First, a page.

Raising the Curtain

It is his ability to reveal the meaning and emotion embodied in the text and the music that has solidified William Hite’s reputation as an engaging and expressive artist. He has performed orchestral engagements, recitals and operas throughout North America and in Europe in some of the world’s most prestigious and interesting venues including Carnegie Hall, Symphony Hall in Boston, Orchestra Hall in Chicago, the Kennedy Center, Theatre an der Wien in Vienna, Versailles, the Herodion at the foot of the Acropolis and Theatre de la Ville in Paris.
William Hite
"... a breathtaking communicator
of spoken nuance ..."

~ Anthony Tommasini | The Boston Globe~ Anthony Tommasini
The Boston Globe
Upcoming Performances
In the 2017-18 season Mr. Hite will sing title role in the premiere of Eric Sawyer’s opera The Scarlet Professor which deals with the tragic downfall of Smith College professor Newton Arvin in the early 1960s. On the concert stage he is pleased to return to the Charlotte Symphony for Messiah, the Fairfax Symphony in Mozart’s Requiem, and Boston's Cantata Singers for cantatas of J.S. Bach. He will sing Beethoven’s Ninth Symphony with the Landmarks Orchestra at the Hatch Memorial Shell in Boston. In recent seasons he has sung with Odyssey Opera in Gluck’s Ezio, Emmanuel Music in Mozart’s Apollo et Hyancithus, the Token Creek Music Festival in Schubert’s Die schöne Müllerin, the Buffalo Philharmonic in Bach’s St. Matthew Passion, the Apollo Chorus of Chicago in Messiah, the Evansville Philharmonic Orchestra in Elijah, the Champagne-Urbana Symphony Orchestra in Creation as well as Britten’s War Requiem, Nocturne and Serenade for Tenor, Horn and Strings, and Handel’s Jephtha and Judas Maccabaeus. For more details about these and other events, please see the full SCHEDULE.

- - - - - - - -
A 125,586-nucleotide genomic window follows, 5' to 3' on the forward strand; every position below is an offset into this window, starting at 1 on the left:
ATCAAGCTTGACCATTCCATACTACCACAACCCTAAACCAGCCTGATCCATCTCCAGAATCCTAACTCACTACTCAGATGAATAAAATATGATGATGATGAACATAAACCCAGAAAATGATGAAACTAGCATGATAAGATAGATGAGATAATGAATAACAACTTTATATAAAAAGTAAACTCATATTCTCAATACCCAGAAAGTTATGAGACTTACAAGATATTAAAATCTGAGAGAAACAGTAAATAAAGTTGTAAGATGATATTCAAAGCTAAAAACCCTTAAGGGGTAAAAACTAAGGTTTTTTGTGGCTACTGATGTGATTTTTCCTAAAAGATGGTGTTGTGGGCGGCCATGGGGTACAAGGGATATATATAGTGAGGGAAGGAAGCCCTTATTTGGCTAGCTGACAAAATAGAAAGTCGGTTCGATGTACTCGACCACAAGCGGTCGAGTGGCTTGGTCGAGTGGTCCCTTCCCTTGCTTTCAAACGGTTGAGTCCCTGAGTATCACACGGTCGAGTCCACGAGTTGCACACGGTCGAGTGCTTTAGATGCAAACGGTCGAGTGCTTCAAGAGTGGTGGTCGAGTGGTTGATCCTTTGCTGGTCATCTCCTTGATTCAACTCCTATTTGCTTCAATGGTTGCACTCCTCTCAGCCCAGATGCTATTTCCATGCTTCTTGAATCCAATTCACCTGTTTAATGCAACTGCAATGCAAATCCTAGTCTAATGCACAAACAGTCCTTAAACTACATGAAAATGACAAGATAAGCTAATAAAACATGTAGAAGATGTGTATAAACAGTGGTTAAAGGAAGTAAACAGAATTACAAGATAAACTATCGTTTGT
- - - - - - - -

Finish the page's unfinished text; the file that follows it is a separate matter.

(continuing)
Recent Accolades
Recent Accolades
Hugo Wolf
In June 2016, Jeremy Eichler, writing for The Boston Globe, noted, "William Hite’s singing as Massimo [in Gluck’s Ezio with Odyssey Opera] showed both subtlety and a crystalline articulation of character."
→ Read the full review.
Of the same performance, Steven Ledbetter wrote for The Boston Musical Intelligencer: “William Hite was superb both acting and singing as Massimo. He had the clearest Italian diction of any in the company. Though his part often causes him to skulk around, he must be by turns the murderous adviser, the loving father who still wants to force his daughter into a marriage she does not want, and the plotter afraid of being found out. All of these aspects he projected with authority.”
 → Read the full review.
And Bachtrack’s Kevin Wells said: "Diamond sharp diction, elegant, accurate singing, and sensitive phrasing allowed William Hite to meet every vocal and dramatic challenge, most prominently in Act I’s lyrical 'Se povero il ruscello,' which began as an innocent pastoral then morphed into a venomous, insinuating whisper in its repeat."
 → Read the full review.
“... He didn’t perform the music
so much as share
the profound experience
he was having with it ...”
~ David Patrick Stearns
Philadelphia Inquirer
“... He didn’t perform the music so much as
    share the profound experience he was having
    with it ...”
~ David Patrick Stearns | Philadelphia Inquirer
Featured Videos
Featured Videos
Featured CD
The Complete Songs of Virgil Thomson
for voice and piano

→ Read the review.